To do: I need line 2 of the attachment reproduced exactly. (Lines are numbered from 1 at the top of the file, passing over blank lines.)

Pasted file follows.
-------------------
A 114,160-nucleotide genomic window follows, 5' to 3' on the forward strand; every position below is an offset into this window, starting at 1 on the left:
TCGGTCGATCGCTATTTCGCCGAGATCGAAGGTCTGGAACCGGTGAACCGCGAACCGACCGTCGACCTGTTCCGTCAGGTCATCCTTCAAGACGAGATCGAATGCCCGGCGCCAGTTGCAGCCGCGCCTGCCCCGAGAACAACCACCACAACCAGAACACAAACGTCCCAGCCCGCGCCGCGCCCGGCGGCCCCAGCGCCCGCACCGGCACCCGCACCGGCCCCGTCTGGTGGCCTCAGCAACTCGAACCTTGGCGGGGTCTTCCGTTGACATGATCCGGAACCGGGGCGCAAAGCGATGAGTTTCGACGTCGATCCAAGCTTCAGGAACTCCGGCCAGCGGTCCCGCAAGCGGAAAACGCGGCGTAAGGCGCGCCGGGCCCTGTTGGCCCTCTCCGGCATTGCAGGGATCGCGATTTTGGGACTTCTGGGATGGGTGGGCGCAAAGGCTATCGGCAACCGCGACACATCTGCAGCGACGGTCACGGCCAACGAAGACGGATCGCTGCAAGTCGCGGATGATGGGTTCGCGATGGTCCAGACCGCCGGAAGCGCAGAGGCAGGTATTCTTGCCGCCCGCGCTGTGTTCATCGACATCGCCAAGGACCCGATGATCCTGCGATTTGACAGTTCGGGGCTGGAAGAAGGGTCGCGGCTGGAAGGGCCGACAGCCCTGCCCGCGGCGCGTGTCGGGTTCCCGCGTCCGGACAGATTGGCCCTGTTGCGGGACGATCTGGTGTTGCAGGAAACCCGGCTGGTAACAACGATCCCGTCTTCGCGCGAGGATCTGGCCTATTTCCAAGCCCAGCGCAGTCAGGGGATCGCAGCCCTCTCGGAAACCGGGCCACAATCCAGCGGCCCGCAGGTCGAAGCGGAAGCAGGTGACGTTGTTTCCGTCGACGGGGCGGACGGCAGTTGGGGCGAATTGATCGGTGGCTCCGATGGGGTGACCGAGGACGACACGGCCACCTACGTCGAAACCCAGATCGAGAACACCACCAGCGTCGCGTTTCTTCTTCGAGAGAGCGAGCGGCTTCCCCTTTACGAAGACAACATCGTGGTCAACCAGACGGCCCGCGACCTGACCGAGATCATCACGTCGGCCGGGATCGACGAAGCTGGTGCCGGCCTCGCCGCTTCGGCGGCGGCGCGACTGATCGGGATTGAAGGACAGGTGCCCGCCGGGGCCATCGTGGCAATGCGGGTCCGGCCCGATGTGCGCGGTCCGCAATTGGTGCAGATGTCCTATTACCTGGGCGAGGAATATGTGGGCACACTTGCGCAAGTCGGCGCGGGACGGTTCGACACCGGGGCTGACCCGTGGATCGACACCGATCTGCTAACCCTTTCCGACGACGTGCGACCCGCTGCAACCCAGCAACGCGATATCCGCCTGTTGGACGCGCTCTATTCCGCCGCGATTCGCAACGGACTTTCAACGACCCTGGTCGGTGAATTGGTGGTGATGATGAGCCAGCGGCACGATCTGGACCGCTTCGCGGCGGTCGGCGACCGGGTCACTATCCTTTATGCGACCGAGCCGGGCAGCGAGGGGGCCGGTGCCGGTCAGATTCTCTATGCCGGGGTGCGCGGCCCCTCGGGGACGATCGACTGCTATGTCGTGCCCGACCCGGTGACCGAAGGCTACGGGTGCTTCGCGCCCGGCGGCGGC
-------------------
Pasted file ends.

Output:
TCGGTCGATCGCTATTTCGCCGAGATCGAAGGTCTGGAACCGGTGAACCGCGAACCGACCGTCGACCTGTTCCGTCAGGTCATCCTTCAAGACGAGATCGAATGCCCGGCGCCAGTTGCAGCCGCGCCTGCCCCGAGAACAACCACCACAACCAGAACACAAACGTCCCAGCCCGCGCCGCGCCCGGCGGCCCCAGCGCCCGCACCGGCACCCGCACCGGCCCCGTCTGGTGGCCTCAGCAACTCGAACCTTGGCGGGGTCTTCCGTTGACATGATCCGGAACCGGGGCGCAAAGCGATGAGTTTCGACGTCGATCCAAGCTTCAGGAACTCCGGCCAGCGGTCCCGCAAGCGGAAAACGCGGCGTAAGGCGCGCCGGGCCCTGTTGGCCCTCTCCGGCATTGCAGGGATCGCGATTTTGGGACTTCTGGGATGGGTGGGCGCAAAGGCTATCGGCAACCGCGACACATCTGCAGCGACGGTCACGGCCAACGAAGACGGATCGCTGCAAGTCGCGGATGATGGGTTCGCGATGGTCCAGACCGCCGGAAGCGCAGAGGCAGGTATTCTTGCCGCCCGCGCTGTGTTCATCGACATCGCCAAGGACCCGATGATCCTGCGATTTGACAGTTCGGGGCTGGAAGAAGGGTCGCGGCTGGAAGGGCCGACAGCCCTGCCCGCGGCGCGTGTCGGGTTCCCGCGTCCGGACAGATTGGCCCTGTTGCGGGACGATCTGGTGTTGCAGGAAACCCGGCTGGTAACAACGATCCCGTCTTCGCGCGAGGATCTGGCCTATTTCCAAGCCCAGCGCAGTCAGGGGATCGCAGCCCTCTCGGAAACCGGGCCACAATCCAGCGGCCCGCAGGTCGAAGCGGAAGCAGGTGACGTTGTTTCCGTCGACGGGGCGGACGGCAGTTGGGGCGAATTGATCGGTGGCTCCGATGGGGTGACCGAGGACGACACGGCCACCTACGTCGAAACCCAGATCGAGAACACCACCAGCGTCGCGTTTCTTCTTCGAGAGAGCGAGCGGCTTCCCCTTTACGAAGACAACATCGTGGTCAACCAGACGGCCCGCGACCTGACCGAGATCATCACGTCGGCCGGGATCGACGAAGCTGGTGCCGGCCTCGCCGCTTCGGCGGCGGCGCGACTGATCGGGATTGAAGGACAGGTGCCCGCCGGGGCCATCGTGGCAATGCGGGTCCGGCCCGATGTGCGCGGTCCGCAATTGGTGCAGATGTCCTATTACCTGGGCGAGGAATATGTGGGCACACTTGCGCAAGTCGGCGCGGGACGGTTCGACACCGGGGCTGACCCGTGGATCGACACCGATCTGCTAACCCTTTCCGACGACGTGCGACCCGCTGCAACCCAGCAACGCGATATCCGCCTGTTGGACGCGCTCTATTCCGCCGCGATTCGCAACGGACTTTCAACGACCCTGGTCGGTGAATTGGTGGTGATGATGAGCCAGCGGCACGATCTGGACCGCTTCGCGGCGGTCGGCGACCGGGTCACTATCCTTTATGCGACCGAGCCGGGCAGCGAGGGGGCCGGTGCCGGTCAGATTCTCTATGCCGGGGTGCGCGGCCCCTCGGGGACGATCGACTGCTATGTCGTGCCCGACCCGGTGACCGAAGGCTACGGGTGCTTCGCGCCCGGCGGCGGC